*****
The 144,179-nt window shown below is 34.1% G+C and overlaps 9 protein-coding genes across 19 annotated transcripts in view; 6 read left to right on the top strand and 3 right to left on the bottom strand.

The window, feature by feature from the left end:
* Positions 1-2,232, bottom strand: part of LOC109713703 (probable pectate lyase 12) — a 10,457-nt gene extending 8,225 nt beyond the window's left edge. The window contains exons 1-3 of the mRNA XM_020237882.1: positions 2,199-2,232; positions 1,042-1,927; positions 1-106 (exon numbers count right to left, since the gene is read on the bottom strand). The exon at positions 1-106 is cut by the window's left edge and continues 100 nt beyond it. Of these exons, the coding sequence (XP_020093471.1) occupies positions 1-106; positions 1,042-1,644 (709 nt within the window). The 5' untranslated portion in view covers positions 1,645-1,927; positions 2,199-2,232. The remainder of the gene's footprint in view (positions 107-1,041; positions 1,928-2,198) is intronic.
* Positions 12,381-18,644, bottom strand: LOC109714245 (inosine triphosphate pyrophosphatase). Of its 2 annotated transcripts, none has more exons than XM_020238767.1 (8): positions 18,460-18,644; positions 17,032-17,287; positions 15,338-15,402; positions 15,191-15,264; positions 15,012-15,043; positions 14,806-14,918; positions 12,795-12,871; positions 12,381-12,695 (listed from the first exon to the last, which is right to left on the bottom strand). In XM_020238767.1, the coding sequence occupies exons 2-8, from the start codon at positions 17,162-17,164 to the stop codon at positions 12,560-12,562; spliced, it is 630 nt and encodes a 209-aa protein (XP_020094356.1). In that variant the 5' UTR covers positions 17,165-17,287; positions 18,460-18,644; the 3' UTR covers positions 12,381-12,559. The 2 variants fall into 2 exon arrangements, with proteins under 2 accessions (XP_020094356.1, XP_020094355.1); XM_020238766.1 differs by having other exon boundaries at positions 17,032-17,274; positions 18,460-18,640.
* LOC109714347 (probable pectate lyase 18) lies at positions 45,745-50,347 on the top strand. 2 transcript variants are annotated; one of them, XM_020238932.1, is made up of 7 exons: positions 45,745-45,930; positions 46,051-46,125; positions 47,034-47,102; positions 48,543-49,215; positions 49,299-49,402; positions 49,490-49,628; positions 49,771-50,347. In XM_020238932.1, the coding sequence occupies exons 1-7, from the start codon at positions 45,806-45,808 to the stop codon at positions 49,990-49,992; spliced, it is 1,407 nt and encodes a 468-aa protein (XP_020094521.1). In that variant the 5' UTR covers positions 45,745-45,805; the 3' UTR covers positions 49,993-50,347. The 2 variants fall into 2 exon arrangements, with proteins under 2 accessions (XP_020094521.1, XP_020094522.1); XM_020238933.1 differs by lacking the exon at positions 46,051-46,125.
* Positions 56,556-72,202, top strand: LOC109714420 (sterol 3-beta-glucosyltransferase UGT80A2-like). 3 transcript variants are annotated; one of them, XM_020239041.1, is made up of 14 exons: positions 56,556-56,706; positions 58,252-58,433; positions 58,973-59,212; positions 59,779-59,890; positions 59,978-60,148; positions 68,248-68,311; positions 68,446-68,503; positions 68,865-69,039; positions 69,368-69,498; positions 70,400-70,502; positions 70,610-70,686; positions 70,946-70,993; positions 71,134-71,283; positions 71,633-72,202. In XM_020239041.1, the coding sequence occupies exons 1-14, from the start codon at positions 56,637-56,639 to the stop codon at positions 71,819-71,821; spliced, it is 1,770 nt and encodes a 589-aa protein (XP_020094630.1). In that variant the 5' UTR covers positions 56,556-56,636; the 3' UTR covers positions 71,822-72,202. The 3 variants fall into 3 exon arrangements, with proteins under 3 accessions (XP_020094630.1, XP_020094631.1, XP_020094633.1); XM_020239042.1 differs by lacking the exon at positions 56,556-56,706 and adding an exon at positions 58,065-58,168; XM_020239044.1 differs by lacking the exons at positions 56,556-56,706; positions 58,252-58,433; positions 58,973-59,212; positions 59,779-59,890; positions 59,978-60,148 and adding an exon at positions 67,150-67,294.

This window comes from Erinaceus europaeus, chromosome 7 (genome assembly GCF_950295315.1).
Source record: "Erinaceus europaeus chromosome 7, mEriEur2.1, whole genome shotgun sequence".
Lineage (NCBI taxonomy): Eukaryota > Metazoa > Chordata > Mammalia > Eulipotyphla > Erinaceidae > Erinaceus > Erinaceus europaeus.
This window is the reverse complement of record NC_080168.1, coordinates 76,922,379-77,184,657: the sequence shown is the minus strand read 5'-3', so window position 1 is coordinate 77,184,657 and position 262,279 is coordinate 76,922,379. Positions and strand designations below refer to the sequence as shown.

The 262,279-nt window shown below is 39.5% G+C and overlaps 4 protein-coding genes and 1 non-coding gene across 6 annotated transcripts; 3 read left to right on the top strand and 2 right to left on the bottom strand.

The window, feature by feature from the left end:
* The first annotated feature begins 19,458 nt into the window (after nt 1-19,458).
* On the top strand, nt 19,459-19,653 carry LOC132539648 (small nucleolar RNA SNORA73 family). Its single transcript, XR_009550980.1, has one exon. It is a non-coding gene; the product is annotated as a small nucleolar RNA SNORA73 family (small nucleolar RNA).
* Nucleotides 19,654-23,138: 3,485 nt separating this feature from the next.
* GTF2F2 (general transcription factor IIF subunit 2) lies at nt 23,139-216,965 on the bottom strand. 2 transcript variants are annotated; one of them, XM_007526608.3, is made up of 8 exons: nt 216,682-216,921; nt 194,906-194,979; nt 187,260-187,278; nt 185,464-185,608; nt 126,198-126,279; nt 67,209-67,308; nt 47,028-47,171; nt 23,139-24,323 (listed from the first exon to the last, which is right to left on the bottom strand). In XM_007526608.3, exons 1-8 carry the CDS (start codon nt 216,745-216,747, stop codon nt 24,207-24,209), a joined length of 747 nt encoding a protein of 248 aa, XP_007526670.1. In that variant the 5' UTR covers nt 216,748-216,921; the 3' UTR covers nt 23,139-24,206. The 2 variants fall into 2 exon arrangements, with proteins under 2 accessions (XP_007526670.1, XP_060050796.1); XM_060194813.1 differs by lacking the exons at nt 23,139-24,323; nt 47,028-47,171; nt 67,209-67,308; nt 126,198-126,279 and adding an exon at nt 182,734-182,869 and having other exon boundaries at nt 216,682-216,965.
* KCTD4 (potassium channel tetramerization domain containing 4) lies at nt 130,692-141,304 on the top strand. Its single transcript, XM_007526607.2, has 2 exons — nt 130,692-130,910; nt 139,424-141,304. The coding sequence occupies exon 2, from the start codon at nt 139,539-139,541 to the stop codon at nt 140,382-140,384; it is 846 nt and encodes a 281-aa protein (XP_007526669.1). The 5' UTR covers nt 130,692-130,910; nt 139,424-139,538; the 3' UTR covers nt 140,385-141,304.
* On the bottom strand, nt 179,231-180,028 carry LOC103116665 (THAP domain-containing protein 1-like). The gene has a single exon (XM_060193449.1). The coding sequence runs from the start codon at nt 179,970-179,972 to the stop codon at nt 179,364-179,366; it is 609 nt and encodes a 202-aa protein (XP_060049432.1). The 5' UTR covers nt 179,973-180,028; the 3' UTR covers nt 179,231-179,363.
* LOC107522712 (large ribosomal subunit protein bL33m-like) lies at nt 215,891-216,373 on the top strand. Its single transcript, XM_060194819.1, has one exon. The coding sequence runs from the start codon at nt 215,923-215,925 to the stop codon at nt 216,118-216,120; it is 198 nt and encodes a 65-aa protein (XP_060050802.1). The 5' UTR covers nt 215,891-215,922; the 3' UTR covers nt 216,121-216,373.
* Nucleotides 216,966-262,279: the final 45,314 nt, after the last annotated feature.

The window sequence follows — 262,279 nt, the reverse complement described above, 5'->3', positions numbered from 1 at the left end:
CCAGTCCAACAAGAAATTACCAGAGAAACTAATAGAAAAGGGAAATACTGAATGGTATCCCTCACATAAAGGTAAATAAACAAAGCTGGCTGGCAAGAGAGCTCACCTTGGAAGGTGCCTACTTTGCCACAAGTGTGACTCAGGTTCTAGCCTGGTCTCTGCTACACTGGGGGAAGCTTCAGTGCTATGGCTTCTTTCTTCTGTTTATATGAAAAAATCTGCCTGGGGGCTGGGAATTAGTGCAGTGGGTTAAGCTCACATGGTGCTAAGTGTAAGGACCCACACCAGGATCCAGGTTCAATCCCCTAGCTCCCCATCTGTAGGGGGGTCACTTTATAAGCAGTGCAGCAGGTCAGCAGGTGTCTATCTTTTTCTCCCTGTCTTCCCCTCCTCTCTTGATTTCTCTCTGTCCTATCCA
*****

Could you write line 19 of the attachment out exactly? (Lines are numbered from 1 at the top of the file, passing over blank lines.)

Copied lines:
* LOC107522712 (large ribosomal subunit protein bL33m-like) lies at nt 215,891-216,373 on the top strand. Its single transcript, XM_060194819.1, has one exon. The coding sequence runs from the start codon at nt 215,923-215,925 to the stop codon at nt 216,118-216,120; it is 198 nt and encodes a 65-aa protein (XP_060050802.1). The 5' UTR covers nt 215,891-215,922; the 3' UTR covers nt 216,121-216,373.